Cars That Their Manufactures Are Still Trying To Forget! Ford Pinto

Almost every single Automotive manufacturer at some point has produced a lemon. Whether they be an economic flop, butt ugly, poorly built or downright dangerous, there is a very long list of genuinely horrible cars from the past.

1971 Ford Pinto

 

Ford Pinto

The Ford Pinto will surely go down as one of the most infamous cars ever made. The media frenzy surrounding this car even became known as “Pinto Madness”.

As a car, the Pinto was fairly typical for an American small car of the time. That is mediocre at best. The RWD Pinto was powered initially by a 1.6 litre pushrod inline 4 and later a 2/2.3 litre 4 cylinder and finally a 2.8 litre V6. As emissions regulations got tighter in the 70’s, the power outputs of these engines actually went backwards!  The 2.8 litre V6 made only about 100hp (74kw).

Braking performance was poor thanks to the tiny 4 wheel drums and the rear suspension was handled by leaf springs with a live axle. So far so ordinary right? The Ford Pinto had an Achilles heel that would set it apart from any other car of the era; it’s fuel tank.

Today modern small cars are built with their fuel tanks located ahead of the rear axle (usually underneath the rear passenger seat). This gives a few precious feet of crumple zone to absorb a rear end collision. In the case of the Pinto, the fuel tank was located directly behind the rear bumper. In a rear-end collision, all that was needed to turn Fords “little carefree car” into a bomb was a small spark (say from the now broken headlights of the other car).

The Pinto was not the only small 70’s American car to feature this fatal design flaw.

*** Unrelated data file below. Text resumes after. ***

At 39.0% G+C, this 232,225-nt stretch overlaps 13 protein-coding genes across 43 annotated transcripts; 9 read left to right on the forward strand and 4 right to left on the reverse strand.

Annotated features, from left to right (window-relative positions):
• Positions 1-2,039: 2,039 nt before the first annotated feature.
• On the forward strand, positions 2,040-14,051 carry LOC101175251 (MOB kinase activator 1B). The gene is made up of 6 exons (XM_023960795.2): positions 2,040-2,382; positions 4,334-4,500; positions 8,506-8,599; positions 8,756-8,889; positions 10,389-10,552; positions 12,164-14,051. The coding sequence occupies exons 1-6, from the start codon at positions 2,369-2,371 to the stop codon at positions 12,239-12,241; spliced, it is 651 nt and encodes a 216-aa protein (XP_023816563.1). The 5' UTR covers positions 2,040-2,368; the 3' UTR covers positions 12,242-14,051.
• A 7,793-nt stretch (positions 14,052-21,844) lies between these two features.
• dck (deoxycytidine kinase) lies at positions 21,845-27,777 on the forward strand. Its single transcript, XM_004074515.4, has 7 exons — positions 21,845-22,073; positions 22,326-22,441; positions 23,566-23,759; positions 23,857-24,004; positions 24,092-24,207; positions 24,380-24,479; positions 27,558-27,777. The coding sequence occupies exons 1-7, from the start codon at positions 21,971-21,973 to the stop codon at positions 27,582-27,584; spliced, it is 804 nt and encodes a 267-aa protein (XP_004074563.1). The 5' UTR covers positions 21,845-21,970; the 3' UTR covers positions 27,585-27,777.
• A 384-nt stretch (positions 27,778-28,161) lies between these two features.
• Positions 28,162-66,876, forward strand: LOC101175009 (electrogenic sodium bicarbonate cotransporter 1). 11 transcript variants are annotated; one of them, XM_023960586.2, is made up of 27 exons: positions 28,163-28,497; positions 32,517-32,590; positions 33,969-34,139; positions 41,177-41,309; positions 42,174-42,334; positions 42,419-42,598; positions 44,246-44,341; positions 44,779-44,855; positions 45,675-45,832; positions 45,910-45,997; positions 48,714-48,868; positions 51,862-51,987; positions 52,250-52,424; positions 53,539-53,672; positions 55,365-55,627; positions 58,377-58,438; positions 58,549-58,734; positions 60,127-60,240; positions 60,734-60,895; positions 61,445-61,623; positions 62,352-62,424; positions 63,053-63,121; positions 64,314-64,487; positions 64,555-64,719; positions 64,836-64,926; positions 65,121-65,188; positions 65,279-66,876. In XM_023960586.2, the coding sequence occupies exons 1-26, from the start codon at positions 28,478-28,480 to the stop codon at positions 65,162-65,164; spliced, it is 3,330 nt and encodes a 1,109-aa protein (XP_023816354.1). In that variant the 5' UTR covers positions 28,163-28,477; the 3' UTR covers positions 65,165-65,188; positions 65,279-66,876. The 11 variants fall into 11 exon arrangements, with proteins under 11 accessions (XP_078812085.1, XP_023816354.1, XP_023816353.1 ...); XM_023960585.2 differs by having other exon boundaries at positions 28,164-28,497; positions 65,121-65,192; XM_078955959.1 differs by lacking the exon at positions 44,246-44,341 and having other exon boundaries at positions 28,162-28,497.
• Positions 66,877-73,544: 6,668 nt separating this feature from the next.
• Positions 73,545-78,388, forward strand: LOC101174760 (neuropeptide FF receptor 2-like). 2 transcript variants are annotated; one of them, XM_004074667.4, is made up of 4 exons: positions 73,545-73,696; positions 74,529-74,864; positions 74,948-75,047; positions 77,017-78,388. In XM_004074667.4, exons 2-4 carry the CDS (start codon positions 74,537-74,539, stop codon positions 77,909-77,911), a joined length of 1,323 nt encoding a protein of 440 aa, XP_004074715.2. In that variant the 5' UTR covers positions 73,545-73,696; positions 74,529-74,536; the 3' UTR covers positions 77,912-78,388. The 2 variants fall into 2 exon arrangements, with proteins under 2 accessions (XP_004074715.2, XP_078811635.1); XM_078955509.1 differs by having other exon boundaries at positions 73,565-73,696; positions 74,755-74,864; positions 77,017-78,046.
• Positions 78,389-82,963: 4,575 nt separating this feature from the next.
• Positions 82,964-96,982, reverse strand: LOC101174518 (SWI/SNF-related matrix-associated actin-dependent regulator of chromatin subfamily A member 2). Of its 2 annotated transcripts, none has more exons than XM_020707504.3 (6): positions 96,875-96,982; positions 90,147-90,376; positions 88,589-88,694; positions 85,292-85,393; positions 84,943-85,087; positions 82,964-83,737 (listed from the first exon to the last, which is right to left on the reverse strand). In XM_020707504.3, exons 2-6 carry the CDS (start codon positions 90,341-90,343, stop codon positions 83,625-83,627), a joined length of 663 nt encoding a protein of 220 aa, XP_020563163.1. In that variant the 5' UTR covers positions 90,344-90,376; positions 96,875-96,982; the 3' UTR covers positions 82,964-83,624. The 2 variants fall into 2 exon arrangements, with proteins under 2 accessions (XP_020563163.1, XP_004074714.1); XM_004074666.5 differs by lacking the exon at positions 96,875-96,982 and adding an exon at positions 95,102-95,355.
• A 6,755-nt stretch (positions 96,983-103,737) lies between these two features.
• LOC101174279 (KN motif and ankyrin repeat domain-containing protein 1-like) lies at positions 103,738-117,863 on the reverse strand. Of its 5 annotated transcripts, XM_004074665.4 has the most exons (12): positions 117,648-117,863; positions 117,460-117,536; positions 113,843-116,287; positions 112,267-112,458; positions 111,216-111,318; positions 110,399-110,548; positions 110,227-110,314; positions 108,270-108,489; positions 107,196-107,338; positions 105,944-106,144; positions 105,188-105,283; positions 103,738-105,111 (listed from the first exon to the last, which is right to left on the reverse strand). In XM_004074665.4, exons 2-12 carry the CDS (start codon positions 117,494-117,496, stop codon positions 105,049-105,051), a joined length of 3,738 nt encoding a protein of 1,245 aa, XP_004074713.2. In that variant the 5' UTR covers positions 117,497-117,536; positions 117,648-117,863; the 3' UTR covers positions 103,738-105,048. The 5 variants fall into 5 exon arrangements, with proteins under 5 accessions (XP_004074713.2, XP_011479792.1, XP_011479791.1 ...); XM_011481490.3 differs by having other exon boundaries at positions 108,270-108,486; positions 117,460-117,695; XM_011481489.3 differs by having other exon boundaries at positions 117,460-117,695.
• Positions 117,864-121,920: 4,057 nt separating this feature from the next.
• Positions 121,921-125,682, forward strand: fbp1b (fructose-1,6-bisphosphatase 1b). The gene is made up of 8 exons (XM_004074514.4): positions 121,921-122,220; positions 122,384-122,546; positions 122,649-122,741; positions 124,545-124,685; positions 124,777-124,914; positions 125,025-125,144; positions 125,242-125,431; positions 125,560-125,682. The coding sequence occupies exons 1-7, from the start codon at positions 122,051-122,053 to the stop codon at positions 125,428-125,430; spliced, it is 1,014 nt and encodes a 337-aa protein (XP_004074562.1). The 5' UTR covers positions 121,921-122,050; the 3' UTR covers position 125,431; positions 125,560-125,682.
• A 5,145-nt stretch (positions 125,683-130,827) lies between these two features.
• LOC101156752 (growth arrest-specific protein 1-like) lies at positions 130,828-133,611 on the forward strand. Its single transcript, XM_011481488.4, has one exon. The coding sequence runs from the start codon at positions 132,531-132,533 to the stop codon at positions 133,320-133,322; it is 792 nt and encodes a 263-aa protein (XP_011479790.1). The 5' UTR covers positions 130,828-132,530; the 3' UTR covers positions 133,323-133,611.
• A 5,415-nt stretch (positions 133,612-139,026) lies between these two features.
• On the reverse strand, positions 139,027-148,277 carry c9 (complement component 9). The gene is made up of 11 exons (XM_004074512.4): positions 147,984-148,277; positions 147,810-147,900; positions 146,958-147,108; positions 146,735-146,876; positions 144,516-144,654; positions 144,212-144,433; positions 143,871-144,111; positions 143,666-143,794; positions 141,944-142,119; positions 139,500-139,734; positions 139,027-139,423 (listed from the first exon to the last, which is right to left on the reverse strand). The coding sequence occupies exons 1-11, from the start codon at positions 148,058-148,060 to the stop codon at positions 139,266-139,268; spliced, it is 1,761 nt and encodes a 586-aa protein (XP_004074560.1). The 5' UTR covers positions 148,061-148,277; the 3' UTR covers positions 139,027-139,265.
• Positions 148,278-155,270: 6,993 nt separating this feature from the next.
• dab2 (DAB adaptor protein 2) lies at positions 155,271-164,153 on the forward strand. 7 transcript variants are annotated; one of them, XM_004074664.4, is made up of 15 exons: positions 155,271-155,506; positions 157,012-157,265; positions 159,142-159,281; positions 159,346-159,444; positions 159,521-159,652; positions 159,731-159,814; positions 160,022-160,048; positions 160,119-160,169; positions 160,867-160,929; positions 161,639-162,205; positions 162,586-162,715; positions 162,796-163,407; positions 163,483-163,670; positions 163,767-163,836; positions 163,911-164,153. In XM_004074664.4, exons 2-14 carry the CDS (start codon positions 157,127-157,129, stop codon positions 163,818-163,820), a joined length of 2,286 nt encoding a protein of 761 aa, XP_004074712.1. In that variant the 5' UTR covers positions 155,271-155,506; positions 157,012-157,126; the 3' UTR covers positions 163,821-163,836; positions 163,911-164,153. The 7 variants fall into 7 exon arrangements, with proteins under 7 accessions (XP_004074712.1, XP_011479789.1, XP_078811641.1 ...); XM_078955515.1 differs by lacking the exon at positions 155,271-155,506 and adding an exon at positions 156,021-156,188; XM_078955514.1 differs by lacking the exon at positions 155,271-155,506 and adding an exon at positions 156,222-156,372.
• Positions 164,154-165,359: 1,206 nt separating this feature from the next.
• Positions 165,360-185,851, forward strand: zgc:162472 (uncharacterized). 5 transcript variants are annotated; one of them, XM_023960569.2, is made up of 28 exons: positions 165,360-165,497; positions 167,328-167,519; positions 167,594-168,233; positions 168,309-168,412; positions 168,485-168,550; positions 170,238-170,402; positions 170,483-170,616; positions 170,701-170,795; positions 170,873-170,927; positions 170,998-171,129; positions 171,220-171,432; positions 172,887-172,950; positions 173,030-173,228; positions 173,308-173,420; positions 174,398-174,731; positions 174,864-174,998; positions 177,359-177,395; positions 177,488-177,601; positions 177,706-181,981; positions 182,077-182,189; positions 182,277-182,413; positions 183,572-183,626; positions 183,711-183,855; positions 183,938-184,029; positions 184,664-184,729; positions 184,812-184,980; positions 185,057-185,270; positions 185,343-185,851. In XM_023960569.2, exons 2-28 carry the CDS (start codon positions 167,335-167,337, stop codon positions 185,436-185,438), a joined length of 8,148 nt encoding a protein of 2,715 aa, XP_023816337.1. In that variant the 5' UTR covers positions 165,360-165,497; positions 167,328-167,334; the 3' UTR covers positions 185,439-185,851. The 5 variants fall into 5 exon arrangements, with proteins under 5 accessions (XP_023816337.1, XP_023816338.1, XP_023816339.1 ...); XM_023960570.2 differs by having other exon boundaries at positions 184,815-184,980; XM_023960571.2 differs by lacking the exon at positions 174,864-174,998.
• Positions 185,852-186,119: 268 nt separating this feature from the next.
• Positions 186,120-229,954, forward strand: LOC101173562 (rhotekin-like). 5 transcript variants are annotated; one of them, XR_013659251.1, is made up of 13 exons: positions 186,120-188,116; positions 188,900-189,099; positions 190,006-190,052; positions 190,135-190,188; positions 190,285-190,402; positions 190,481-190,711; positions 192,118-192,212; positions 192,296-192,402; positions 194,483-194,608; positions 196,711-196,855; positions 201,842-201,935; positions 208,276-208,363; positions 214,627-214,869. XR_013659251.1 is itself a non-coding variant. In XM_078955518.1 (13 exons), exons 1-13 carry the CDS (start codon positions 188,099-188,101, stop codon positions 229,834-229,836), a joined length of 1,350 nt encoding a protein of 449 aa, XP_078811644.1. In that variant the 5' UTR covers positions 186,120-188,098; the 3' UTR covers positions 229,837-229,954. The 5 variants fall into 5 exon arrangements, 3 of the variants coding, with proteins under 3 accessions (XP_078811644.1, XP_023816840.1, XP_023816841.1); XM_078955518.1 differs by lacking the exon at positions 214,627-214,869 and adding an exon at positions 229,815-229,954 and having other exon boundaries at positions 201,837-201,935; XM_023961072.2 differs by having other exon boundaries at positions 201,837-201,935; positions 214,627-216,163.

What makes the Pinto truely infamous is how Ford handled the whole debacle. A cost-benefit analysis was carried out by Ford. The cost of recalling all Pintos and fixing the fuel tank was weighed up against the potential lawsuits from the family’s of those involved in crashes. It was decided that it would be cheaper to pay compensation to the victims rather than actually fix the deadly design flaw!

In 1974 the National Highway Trafic Saftey Administration started an investigation into the design of the Pinto. It wasn’t until 1978 that a recall was formerly ordered. A new rear bumper design was installed on all Pintos as well as crash shielding around the fuel tank and a redesigned fuel filler neck. Unfortunately, these changes came too late for the 27 people who died in fiery rear-end collisions between 1971 and 1977.

Ford in the coming years would be sued no less than 117 times. Most of these cases were settled secretly out of court.  In 1978 Ford would face one of the worst corporate PR incidents in history. In the Grimshaw v. Ford Motor Co case, $127.8 million in total damages were awarded. To this day, this is the largest amount awarded in a US product liability and personal injury case.

 

 

 

 

 

 

 

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